It’s been a while since I fin­ished read­ing Steven Berlin John­son’s Emer­gence. I picked up the book because ever since I start­ed think­ing about what IxDs can learn from game design, the con­cept of emer­gence kept pop­ping up.

Johnson’s book is a pleas­ant read, an easy-going intro­duc­tion to the sub­ject. I start­ed and fin­ished it over the course of a week­end. There were a few pas­sages I marked as I went a long, and I’d like to quote them here and com­ment on them. In order, they are about:

  1. Prin­ci­ples that are required for emer­gence to hap­pen
  2. How learn­ing can be uncon­scious
  3. Unique skills of game play­ers
  4. Gar­den­ing as a metaphor for using (and mak­ing) emer­gent sys­tems

A cheat sheet

Let’s start with the prin­ci­ples.1

If you’re build­ing a sys­tem designed to learn from the ground lev­el, a sys­tem where macroin­tel­li­gence and adapt­abil­i­ty derive from local knowl­edge, there are five fun­da­men­tal prin­ci­ples you need to fol­low.”

These prin­ci­ples togeth­er form a use­ful crib sheet for design­ers work­ing on social soft­ware, MMOGs, etc. I’ll sum­marise each of Johnson’s prin­ci­ples here.

More is dif­fer­ent.”

You need to have a size­able amount of low-lev­el ele­ments inter­act­ing to get pat­terns emerg­ing. Also, there is a dif­fer­ence between the behav­iour you will observe on the microlev­el, and on the macrolev­el. You need to be aware of both.

Igno­rance is use­ful.”

The sim­ple ele­ments don’t have to be aware of the high­er-lev­el order. In fact, it’s best if they aren’t. Oth­er­wise nasty feed­back-loops might come into being.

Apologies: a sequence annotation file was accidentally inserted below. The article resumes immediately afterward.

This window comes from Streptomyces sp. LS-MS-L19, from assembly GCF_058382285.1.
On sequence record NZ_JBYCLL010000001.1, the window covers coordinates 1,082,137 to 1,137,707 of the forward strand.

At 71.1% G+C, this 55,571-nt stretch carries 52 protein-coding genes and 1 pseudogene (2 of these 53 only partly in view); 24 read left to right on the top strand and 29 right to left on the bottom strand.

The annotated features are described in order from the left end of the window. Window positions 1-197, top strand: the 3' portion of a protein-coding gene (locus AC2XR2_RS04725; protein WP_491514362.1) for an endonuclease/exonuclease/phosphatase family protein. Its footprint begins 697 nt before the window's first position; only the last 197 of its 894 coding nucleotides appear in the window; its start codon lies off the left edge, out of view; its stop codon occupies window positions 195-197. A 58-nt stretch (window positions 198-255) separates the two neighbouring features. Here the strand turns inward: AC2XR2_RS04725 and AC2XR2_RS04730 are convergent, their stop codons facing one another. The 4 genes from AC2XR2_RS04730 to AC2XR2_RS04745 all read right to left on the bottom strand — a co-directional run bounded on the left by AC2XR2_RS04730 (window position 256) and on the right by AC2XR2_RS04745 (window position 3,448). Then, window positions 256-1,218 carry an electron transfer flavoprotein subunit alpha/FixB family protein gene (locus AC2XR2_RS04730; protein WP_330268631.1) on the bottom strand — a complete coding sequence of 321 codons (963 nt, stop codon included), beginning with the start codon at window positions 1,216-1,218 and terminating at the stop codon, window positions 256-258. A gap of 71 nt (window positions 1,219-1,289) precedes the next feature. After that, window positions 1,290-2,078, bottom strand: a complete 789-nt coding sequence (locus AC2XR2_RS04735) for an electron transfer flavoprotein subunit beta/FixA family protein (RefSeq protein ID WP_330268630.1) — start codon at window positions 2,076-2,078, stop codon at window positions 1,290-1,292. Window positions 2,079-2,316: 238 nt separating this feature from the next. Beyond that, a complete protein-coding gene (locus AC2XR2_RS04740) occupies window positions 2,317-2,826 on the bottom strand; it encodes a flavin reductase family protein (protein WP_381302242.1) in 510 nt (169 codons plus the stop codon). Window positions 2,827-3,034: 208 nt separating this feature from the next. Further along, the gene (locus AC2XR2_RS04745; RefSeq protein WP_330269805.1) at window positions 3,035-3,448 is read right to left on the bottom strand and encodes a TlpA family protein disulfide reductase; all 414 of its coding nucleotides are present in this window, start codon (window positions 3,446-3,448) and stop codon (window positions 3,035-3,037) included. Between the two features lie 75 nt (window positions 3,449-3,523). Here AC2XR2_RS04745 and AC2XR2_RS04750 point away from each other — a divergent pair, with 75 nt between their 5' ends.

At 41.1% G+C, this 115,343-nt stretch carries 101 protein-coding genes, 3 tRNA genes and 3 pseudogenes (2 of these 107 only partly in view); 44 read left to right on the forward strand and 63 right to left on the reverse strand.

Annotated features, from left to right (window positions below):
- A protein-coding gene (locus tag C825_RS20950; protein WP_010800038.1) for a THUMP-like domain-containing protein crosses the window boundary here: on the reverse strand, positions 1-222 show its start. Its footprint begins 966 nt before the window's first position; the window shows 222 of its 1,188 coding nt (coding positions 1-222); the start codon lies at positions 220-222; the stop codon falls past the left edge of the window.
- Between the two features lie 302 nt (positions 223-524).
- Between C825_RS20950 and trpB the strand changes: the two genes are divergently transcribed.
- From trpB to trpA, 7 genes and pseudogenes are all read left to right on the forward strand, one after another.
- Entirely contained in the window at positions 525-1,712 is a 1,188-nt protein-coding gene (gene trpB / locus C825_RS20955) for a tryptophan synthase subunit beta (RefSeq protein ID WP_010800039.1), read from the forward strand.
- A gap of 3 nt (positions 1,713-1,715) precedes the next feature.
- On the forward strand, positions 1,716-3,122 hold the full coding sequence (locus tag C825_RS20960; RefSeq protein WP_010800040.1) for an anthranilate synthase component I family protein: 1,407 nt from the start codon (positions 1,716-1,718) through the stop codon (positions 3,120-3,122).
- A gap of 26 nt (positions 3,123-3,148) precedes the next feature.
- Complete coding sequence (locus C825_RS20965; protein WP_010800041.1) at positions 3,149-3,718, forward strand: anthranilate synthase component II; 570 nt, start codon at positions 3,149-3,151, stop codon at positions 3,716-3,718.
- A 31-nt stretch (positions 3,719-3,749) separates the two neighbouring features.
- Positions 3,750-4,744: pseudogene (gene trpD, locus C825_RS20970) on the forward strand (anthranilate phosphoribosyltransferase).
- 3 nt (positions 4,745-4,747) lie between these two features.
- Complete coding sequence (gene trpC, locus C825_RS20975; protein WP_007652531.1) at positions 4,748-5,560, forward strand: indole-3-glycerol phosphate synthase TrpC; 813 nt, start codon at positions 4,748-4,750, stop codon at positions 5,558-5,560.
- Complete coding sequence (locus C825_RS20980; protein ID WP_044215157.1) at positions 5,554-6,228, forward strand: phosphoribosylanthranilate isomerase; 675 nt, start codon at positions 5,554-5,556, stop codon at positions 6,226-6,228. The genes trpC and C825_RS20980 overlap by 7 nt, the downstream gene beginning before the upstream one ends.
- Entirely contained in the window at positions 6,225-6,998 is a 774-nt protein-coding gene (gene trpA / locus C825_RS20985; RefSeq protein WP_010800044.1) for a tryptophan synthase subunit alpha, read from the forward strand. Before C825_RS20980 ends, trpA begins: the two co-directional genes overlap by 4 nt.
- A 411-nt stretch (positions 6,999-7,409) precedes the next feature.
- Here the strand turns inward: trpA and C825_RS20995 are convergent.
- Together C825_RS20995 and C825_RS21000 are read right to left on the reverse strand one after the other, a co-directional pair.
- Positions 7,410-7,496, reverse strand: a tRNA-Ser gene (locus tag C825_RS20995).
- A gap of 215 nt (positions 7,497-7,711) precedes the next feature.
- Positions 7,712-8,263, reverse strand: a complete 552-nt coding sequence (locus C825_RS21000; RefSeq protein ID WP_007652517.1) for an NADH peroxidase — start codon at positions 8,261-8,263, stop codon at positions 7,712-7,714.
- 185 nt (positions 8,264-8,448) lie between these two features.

Encour­age ran­dom encoun­ters.”

You need chance hap­pen­ings for the sys­tem to be able to learn and adapt.2

Look for pat­terns in the signs.”

Sim­ply put, the basic ele­ments can have a sim­ple vocab­u­lary, but should be able to recog­nise pat­terns. So although you might be work­ing with only one sig­nal, things such as fre­quen­cy and inten­si­ty should be used to make a range of mean­ings.

Pay atten­tion to your neigh­bours.”

There must be as much inter­ac­tion between the com­po­nents as pos­si­ble. They should be made con­stant­ly aware of each oth­er.

Now with these prin­ci­ples in mind look at sys­tems that suc­cess­ful­ly lever­age col­lec­tive intel­li­gence. Look at Flickr for instance. They are all present.

Chicken pox

I liked the fol­low­ing pas­sage because it seems to offer a nice metaphor for what I think is the unique kind of learn­ing that hap­pens while play­ing. In a way, games and toys are like chick­en pox.3